BACKGROUND: ICSI is used with increasing frequency, but there is less information about the children born following this method of assisted reproduction than other forms of IVF. Some authors have suggested that it may contribute to more family stress than IVF. METHODS: ICSI conceived children were compared with IVF conceived children and naturally conceived (NC) controls. They were selected in five European countries: Belgium, Denmark, Greece, Sweden and the UK, and seen for psychological testing and a paediatric examination when they were 5 years old. In all countries, except Greece, mothers and fathers were asked to complete questionnaires about parental well-being, family relationships, parenting and child behaviour. RESULTS: Very few differences were found between the ICSI and NC group or the ICSI and IVF group. The only significant differences were that mothers in the ICSI conceived group reported fewer hostile or aggressive feelings towards the child and higher levels of commitment to parenting than the mothers of NC children. CONCLUSIONS: The study confirms the results of previous work with IVF families. This should be encouraging for families using these techniques in the future.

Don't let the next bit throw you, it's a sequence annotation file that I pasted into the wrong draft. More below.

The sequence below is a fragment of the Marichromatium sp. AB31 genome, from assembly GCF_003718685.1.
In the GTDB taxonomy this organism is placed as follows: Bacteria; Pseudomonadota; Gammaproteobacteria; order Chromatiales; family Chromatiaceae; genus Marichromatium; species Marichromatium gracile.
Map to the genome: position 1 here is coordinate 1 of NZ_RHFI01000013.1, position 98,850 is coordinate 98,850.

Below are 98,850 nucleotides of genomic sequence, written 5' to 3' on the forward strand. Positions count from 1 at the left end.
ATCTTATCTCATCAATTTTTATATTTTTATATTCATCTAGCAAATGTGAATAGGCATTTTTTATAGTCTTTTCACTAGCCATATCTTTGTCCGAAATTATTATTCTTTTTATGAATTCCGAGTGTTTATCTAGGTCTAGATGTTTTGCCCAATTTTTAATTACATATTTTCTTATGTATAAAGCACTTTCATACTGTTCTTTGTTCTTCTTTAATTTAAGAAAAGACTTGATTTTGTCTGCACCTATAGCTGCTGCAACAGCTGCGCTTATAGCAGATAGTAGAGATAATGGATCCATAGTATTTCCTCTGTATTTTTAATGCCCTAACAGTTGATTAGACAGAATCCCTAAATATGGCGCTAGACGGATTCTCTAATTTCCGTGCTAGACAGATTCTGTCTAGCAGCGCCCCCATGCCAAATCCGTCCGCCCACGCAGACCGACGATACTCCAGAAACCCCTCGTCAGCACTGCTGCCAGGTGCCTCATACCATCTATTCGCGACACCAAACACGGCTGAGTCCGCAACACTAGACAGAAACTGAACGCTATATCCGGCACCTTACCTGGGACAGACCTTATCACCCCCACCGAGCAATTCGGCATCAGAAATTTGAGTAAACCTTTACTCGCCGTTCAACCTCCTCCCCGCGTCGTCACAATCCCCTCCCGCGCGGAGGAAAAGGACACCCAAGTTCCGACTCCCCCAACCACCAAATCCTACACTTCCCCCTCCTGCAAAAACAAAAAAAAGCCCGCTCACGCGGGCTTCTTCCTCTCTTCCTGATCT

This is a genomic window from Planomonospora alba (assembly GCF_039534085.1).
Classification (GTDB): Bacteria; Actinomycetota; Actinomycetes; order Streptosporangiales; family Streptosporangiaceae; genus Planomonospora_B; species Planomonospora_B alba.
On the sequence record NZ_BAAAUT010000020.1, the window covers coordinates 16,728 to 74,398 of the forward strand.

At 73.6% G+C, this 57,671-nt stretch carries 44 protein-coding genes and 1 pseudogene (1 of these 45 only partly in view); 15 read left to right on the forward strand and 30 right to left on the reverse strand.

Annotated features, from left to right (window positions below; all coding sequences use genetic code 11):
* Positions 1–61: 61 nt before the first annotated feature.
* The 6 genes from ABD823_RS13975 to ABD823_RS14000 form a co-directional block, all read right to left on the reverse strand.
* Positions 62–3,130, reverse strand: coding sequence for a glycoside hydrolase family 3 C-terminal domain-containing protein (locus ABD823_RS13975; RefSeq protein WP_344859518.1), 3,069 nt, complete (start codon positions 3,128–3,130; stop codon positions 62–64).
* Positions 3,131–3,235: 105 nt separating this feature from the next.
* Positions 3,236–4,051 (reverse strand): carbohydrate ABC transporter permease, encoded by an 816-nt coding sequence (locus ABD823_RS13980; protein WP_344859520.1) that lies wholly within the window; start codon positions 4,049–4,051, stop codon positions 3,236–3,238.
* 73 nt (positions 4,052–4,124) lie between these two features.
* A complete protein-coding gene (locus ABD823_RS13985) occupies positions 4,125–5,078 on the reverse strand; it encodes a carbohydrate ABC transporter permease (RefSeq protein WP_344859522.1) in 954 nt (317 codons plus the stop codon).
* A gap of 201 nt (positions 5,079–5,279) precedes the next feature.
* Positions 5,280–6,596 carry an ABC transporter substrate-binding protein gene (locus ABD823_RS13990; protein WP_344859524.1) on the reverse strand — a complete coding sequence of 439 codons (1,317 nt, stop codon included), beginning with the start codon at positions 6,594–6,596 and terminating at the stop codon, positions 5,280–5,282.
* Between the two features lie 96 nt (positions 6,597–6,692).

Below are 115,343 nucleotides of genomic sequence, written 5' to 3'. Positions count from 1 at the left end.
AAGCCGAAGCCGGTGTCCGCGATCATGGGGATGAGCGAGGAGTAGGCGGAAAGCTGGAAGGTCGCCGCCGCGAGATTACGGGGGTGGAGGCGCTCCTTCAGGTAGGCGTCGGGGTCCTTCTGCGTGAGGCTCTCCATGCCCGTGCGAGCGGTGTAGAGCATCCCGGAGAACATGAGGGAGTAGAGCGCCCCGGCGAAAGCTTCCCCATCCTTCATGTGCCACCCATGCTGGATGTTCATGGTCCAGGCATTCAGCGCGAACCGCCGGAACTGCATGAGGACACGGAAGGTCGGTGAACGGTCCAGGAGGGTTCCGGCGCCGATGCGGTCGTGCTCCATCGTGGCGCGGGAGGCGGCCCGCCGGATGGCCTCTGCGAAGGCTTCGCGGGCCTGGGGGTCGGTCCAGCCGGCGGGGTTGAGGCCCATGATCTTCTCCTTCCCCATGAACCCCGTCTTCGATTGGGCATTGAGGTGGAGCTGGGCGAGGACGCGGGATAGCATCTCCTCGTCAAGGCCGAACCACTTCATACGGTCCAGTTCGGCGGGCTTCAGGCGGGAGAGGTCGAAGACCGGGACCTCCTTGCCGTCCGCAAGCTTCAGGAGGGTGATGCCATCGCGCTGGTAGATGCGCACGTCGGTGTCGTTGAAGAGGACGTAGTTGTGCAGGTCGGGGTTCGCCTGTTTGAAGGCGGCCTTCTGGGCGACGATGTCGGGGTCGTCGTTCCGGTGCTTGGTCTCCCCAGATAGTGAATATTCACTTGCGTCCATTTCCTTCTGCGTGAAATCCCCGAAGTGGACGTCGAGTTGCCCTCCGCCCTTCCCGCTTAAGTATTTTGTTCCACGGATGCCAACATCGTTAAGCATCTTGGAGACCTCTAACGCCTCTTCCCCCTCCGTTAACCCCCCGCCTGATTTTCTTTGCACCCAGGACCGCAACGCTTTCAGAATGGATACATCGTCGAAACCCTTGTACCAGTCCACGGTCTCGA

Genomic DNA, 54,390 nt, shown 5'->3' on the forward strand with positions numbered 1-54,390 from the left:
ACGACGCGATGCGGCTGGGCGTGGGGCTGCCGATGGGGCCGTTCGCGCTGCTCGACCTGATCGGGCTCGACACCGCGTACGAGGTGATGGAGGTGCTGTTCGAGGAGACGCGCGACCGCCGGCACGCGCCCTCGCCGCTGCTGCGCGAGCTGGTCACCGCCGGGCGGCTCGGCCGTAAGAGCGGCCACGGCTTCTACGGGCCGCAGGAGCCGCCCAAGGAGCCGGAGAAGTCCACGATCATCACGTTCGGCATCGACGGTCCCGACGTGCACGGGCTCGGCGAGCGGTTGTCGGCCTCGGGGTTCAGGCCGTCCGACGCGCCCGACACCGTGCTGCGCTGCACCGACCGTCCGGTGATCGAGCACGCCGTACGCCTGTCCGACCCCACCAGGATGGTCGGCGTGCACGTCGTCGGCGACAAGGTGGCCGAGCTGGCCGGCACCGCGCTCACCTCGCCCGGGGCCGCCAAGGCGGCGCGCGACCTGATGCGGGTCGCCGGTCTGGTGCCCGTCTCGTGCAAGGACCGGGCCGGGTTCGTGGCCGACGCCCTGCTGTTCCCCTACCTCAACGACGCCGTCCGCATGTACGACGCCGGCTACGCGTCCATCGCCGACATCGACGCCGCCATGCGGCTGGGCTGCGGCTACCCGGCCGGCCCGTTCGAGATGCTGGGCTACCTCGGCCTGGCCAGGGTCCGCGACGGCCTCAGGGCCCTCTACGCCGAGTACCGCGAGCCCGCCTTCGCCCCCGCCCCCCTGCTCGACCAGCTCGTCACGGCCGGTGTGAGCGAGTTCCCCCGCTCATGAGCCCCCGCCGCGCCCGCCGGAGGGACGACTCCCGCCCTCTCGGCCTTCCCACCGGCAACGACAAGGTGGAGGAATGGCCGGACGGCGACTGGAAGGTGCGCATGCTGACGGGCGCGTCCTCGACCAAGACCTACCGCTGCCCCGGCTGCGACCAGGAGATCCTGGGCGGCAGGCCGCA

OBJECTIVE: To date, very few studies have been conducted on the neurodevelopmental well-being of children conceived through intracytoplasmic sperm injection (ICSI). The limitations of these studies often include a lack of comparison with a demographically matched, naturally conceived (NC) group and the investigation of only very young children, with relatively small samples sizes. One study showed that there were no differences in IQ scores among ICSI-conceived, in vitro fertilization (IVF)-conceived, and NC children at 5 years of age. Unfortunately, psychomotor development was not assessed in that study. Because findings regarding these children's cognitive and motor development are inconclusive, the aim of this study was to shed more light on the cognitive and motor development of 5-year-old ICSI-conceived children. METHODS: A total of 511 ICSI-conceived children were compared with 424 IVF-conceived children and 488 NC controls. Children were recruited in 5 European countries, ie, Belgium, Denmark, Greece, Sweden, and the United Kingdom. Participation rates ranged from 45% to 96% in the ICSI and IVF groups and from 34% to 78% in the NC group. Cognitive and motor development was assessed with the Wechsler Preschool and Primary Scale of Intelligence-Revised (WPPSI-R) and McCarthy Scales of Children's Abilities (MSCA) Motor Scale, respectively. The WPPSI-R consists of 2 major scales, ie, Verbal and Performance, each including 6 subtests. The 6 Performance Scale subtests are object assembly, geometric design, block design, mazes, picture completion, and animal pegs. The 6 Verbal Scale subtests are information, comprehension, arithmetic, vocabulary, similarities, and sentences. Scores on the Performance and Verbal Scale subtests are summed to yield the performance IQ (PIQ) and verbal IQ (VIQ), respectively. Scores on both the Performance Scale and the Verbal Scale yield the full-scale IQ (FSIQ). IQ scales have a mean score of 100 and a SD of 15. Each subtest has a mean score of 10 and a SD of 3. The MSCA consists of 6 scales, ie, Verbal, Perceptual-Performance, Quantitative, General Cognitive, Memory, and Motor Scale. In this study, only the Motor Scale was administered. This scale assesses the child's coordination during performance of a variety of gross- and fine-motor tasks. Leg coordination, arm coordination, and imitative action tests provide measures of gross-motor ability. Draw-a-design and draw-a-child assess fine-motor coordination, as revealed by the levels of hand coordination and finger dexterity. The mean score for this test is 50, with a SD of . RESULTS: No differences were identified among ICSI, IVF, and NC children with respect to VIQ, PIQ, or FSIQ scores of the WPPSI-R. Furthermore, there were no differences between groups regarding the discrepancy between VIQ and PIQ scores. These results were not influenced by gender, country, or maternal educational level. However, in the subgroup of firstborn children with mothers who gave birth at an older age (33-45 years), NC children obtained significantly better VIQ and FSIQ scores than did children conceived through assisted reproductive technologies. These differences in VIQ and FSIQ scores between ICSI/IVF and NC children were relative, because NC children scored